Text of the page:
The Beautiful Fight is Gary Thomas’ new book. It is a powerful work about spiritual transformation. A few years ago I read his book A Sacred Marriage. I was very impressed. Since then, I have read many other books written by Gary Thomas. I am not sure what it is that draws me to his work. I just know that what he says speaks to my life and I come away encouraged.
First, a great quote about the meaning of the transformed life:
Intentional spirituality — the living, reigning, and ascended Jesus living through us and transforming us into different people — does not exist to uphold a few rules but rather speaks of a process that creates an entirely new person who sees with new eyes, feels with a new heart, hears with renewed ears, and lives with a new passion. It is, I believe, the only life worth living. (p. 19)
I really like this paragraph on the compelling life:
What defines a compelling life? Someone who is available to God and regularly experiences God’s fellowship, presence, and empowerment. There are no substitutes, no shortcuts. We are not compelling; on the contrary, we are sinful, often poor imitations of our Lord. But when God lives through us, shines through us, and overcomes our worst inclinations with his merciful transformation — that’s compelling. People become interested not so much in us but in what’s so different about us. (p. 27)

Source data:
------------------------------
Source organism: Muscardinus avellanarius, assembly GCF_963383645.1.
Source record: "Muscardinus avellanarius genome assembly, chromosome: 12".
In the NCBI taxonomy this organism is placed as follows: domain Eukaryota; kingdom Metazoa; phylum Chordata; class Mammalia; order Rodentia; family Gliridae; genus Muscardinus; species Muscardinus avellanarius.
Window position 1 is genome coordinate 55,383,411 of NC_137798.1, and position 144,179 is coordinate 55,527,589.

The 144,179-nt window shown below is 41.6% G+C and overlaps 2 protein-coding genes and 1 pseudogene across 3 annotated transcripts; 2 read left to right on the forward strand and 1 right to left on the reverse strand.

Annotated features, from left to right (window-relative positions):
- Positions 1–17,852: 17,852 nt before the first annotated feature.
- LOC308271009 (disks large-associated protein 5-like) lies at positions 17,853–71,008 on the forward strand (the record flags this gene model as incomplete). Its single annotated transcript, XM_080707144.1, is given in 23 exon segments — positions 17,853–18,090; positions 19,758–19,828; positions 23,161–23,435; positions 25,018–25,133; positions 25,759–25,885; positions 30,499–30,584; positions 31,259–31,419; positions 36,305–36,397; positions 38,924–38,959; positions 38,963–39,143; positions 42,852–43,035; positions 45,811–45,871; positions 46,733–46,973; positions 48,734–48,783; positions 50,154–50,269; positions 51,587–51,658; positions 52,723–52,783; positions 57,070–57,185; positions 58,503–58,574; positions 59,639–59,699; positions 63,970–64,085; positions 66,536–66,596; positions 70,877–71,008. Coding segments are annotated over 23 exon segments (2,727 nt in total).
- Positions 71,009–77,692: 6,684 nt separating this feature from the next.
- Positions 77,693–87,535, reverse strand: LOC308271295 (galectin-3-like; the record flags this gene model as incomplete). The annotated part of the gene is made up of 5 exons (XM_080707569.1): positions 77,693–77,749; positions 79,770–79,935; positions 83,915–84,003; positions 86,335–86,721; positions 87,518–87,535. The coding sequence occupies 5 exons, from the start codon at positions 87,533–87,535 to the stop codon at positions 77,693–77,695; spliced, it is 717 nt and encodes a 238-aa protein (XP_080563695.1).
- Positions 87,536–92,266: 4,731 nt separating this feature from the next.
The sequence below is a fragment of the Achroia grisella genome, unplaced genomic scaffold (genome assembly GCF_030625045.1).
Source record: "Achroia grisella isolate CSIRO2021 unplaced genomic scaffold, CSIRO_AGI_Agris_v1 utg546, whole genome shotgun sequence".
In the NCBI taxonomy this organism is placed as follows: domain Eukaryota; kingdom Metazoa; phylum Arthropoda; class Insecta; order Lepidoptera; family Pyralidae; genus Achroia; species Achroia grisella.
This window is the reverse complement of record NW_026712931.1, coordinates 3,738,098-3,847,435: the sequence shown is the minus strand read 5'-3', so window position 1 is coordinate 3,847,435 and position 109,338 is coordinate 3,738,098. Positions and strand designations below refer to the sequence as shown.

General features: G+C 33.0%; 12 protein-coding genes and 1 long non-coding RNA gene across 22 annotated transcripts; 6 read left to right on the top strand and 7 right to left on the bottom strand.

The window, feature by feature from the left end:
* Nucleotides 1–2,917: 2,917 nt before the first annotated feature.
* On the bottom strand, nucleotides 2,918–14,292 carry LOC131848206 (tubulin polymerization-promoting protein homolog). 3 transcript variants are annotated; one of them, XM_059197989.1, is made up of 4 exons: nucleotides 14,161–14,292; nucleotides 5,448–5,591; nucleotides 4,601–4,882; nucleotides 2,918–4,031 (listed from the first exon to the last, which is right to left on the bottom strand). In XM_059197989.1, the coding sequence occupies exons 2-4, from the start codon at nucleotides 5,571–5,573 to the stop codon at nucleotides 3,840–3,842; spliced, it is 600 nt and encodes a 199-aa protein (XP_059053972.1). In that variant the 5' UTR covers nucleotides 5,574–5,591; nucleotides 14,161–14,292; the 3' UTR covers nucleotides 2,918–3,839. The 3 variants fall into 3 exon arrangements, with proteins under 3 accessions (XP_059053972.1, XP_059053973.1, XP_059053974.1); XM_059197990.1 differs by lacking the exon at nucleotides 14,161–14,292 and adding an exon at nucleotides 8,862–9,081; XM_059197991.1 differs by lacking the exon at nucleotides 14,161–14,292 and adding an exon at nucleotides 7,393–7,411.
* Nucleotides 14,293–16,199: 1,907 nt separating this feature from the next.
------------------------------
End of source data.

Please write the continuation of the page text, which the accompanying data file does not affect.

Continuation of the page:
Finally, here are some wonderful comments about seeing life through the eyes of God:
As our plane ascended out of San Antonio, it passed an enclave of mansions. These homes had to contain at least seven to ten thousand square feet of space, with immaculate lawns and gardens, large pools, and huge garages. But from two thousand feet in the air, it’s amazing how small these homes looked. Another few thousand feet, and they become mere playhouses.
And then it hit me: not a home on this planet looks big to heaven; no house looks huge to God. The things that swell our chests with pride look mighty puny from another perspective.
We can’t impress God.
And so I prayed, "Lord, help me to see this world with your eyes. Otherwise I might value what you despise and despise what you value." (p. 59)